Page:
Friday, August 26, 2016
NEW YORK (AP) — Hillary Clinton defended her family's foundation on Friday, saying that the charitable work it has conducted is in line with American values.
The Democratic presidential nominee suggested in an interview that the group's programs would continue, perhaps through other organizations, even as critics argue it would present a conflict of interest if she's elected president.
"The work has been not only transformational, it has really been in line with American interests and values," she said in an interview with MSNBC's "Morning Joe." ''And we're going to do everything we can to make sure that good work continues."
Her comments followed Clinton's speech in Nevada in which she accused rival Donald Trump of unleashing the "radical fringe" within the Republican Party, including anti-Semites and white supremacists. She dubbed the billionaire businessman's campaign as one that will "make America hate again."
Trump rejected Clinton's allegations, defending his hard-line approach to immigration while making the case that she was trying to distract from questions swirling around donations to The Clinton Foundation and her use of her private email servers.
"She lies, she smears, she paints decent Americans as racists," Trump said, in a Thursday address.
Clinton said she doesn't expect any more political distractions to arise from her use of a private server. She promised to put in place additional safeguards to prevent conflicts of interest with her foundation should she win the White House.
"I appreciate the concerns that people have expressed and that's why I have made it clear that if I'm successful in November we are going to be taking additional steps," she said.
The back-and-forth accusations came as the two candidates vie for minorities and any undecided voters. With just weeks before the first early voting, Trump faces the urgent task of revamping his image to win over those skeptical of his candidacy.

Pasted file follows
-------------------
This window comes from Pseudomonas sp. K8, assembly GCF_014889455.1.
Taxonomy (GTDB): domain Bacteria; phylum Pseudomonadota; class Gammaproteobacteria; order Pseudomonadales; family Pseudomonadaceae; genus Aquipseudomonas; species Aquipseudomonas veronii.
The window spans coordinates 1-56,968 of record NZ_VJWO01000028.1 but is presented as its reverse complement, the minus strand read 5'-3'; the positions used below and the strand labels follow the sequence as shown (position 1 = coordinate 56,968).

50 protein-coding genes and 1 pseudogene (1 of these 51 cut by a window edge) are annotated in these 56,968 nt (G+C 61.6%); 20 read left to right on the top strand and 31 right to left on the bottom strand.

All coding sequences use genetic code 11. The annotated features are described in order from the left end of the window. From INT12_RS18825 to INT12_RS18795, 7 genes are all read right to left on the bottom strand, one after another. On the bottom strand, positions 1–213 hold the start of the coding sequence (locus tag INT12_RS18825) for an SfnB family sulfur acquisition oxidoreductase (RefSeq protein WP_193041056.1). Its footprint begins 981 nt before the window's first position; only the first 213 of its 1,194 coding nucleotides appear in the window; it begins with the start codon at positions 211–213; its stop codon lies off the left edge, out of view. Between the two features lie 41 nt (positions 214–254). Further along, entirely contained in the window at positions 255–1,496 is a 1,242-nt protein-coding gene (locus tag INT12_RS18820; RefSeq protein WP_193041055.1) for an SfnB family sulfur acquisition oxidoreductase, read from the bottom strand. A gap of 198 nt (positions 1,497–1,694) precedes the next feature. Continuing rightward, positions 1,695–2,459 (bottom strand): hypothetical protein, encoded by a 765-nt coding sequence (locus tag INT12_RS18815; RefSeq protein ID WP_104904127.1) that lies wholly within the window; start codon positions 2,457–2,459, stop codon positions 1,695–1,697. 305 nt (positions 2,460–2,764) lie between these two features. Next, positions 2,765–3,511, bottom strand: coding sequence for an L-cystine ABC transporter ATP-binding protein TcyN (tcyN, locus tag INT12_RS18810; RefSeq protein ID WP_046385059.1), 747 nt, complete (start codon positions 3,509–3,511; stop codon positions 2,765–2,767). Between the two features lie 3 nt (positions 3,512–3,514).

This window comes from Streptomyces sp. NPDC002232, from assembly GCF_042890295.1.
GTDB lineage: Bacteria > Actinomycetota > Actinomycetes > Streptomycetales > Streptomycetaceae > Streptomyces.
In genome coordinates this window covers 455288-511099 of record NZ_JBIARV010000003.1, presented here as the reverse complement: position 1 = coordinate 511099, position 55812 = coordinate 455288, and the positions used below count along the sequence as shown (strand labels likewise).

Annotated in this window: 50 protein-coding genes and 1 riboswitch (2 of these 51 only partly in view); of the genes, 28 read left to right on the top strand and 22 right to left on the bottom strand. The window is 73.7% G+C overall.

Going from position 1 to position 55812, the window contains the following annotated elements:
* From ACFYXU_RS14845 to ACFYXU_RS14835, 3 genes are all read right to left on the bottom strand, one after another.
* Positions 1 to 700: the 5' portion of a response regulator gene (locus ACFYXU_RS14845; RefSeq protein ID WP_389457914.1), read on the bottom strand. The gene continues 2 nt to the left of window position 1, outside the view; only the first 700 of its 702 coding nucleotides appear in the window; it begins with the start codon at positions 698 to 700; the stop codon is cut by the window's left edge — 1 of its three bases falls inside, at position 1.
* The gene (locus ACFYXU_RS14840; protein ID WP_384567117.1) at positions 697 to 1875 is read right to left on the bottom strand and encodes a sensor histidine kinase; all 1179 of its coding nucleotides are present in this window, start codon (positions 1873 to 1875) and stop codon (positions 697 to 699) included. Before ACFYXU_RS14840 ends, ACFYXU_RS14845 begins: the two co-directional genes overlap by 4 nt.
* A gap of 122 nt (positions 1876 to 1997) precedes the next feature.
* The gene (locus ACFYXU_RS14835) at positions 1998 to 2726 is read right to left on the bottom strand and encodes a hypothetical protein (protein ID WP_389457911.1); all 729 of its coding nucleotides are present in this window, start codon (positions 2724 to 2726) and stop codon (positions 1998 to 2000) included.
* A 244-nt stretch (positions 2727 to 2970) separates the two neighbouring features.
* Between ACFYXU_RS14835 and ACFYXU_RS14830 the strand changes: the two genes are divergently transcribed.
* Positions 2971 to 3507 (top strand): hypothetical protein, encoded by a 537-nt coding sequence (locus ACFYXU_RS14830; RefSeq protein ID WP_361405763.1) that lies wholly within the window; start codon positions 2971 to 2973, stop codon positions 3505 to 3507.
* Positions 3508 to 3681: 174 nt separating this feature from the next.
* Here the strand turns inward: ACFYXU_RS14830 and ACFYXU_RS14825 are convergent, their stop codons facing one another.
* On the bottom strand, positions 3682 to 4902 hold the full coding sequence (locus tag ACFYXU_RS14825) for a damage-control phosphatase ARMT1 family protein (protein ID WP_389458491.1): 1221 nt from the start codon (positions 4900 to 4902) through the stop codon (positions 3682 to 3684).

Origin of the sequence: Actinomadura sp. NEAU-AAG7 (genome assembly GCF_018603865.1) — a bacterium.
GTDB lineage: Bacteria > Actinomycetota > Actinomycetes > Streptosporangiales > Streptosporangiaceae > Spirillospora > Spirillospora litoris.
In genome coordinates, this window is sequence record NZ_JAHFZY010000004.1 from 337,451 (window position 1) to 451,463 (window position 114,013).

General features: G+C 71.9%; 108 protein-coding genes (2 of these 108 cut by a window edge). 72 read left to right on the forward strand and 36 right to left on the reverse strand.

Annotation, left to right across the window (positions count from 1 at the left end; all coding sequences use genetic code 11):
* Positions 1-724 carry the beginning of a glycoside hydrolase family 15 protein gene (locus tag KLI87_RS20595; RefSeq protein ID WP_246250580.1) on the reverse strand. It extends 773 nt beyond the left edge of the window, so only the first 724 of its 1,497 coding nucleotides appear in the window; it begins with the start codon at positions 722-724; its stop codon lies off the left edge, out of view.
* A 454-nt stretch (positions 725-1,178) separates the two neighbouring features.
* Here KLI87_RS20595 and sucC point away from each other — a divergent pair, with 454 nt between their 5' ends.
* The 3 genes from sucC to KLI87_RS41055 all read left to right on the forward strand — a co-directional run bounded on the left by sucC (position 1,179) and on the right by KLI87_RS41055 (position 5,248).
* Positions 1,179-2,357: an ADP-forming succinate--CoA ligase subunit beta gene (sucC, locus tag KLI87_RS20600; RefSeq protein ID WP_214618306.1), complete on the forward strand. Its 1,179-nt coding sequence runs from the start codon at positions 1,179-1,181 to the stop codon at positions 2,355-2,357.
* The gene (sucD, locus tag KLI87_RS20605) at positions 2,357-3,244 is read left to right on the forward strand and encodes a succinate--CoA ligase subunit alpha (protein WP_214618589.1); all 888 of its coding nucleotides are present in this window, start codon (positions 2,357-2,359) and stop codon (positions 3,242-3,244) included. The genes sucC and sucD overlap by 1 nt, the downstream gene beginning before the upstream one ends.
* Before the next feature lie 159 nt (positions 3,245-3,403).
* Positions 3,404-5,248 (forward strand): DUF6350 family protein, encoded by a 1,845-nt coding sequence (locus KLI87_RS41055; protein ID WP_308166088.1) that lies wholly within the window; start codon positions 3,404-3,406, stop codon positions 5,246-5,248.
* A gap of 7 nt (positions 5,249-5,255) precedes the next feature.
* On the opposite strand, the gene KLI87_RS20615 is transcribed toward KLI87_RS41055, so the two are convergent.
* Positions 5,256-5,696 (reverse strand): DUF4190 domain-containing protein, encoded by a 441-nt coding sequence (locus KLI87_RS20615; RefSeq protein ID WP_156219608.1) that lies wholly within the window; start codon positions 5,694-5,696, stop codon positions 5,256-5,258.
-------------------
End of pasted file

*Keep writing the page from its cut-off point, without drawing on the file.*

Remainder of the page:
Clinton is eager to capitalize on Trump's slipping poll numbers, particularly among moderate Republican women turned off by his controversial campaign. "Don't be fooled" by Trump's efforts to rebrand, she told voters Thursday, saying the United States faced a "moment of reckoning."
"He's taking hate groups mainstream and helping a radical fringe take over one of America's two major political parties," she said.
Trump tried to get ahead of the Democratic nominee, addressing a crowd in Manchester, New Hampshire, minutes before Clinton.
"Hillary Clinton is going to try to accuse this campaign, and the millions of decent Americans who support this campaign, of being racists," Trump predicted.
"To Hillary Clinton, and to her donors and advisers, pushing her to spread her smears and her lies about decent people, I have three words," he said. "I want you to hear these words, and remember these words: Shame on you."
Clinton did not address any of the accusations about her family foundation in her remarks. Instead, she offered a strident denouncement of Trump's campaign and the so-called alt-right movement, which is often associated with efforts on the far right to preserve "white identity," oppose multiculturalism and defend "Western values."
Trump, who also met Thursday in New York with members of a new Republican Party initiative meant to train young — and largely minority — volunteers, has been working to win over blacks and Latinos in light of his past inflammatory comments. He claims that the Democrats have taken minority voters' support for granted. "They've been very disrespectful, as far as I'm concerned, to the African-American population in this country," Trump said.
Many black leaders and voters have dismissed Trump's message as condescending and intended more to reassure undecided white voters that he's not racist.
Cornell William Brooks, president of the National Association for the Advancement of Colored People, told C-SPAN's "Newsmakers" Thursday that Trump has not reached out to the organization for any reason. He added that Trump refused the group's invitation to speak at its convention.
"We're going to make it clear: You don't get to the White House unless you travel through the doors of the NAACP," Brooks said. "More importantly, you don't get to the White House without addressing the nation's civil rights agenda."
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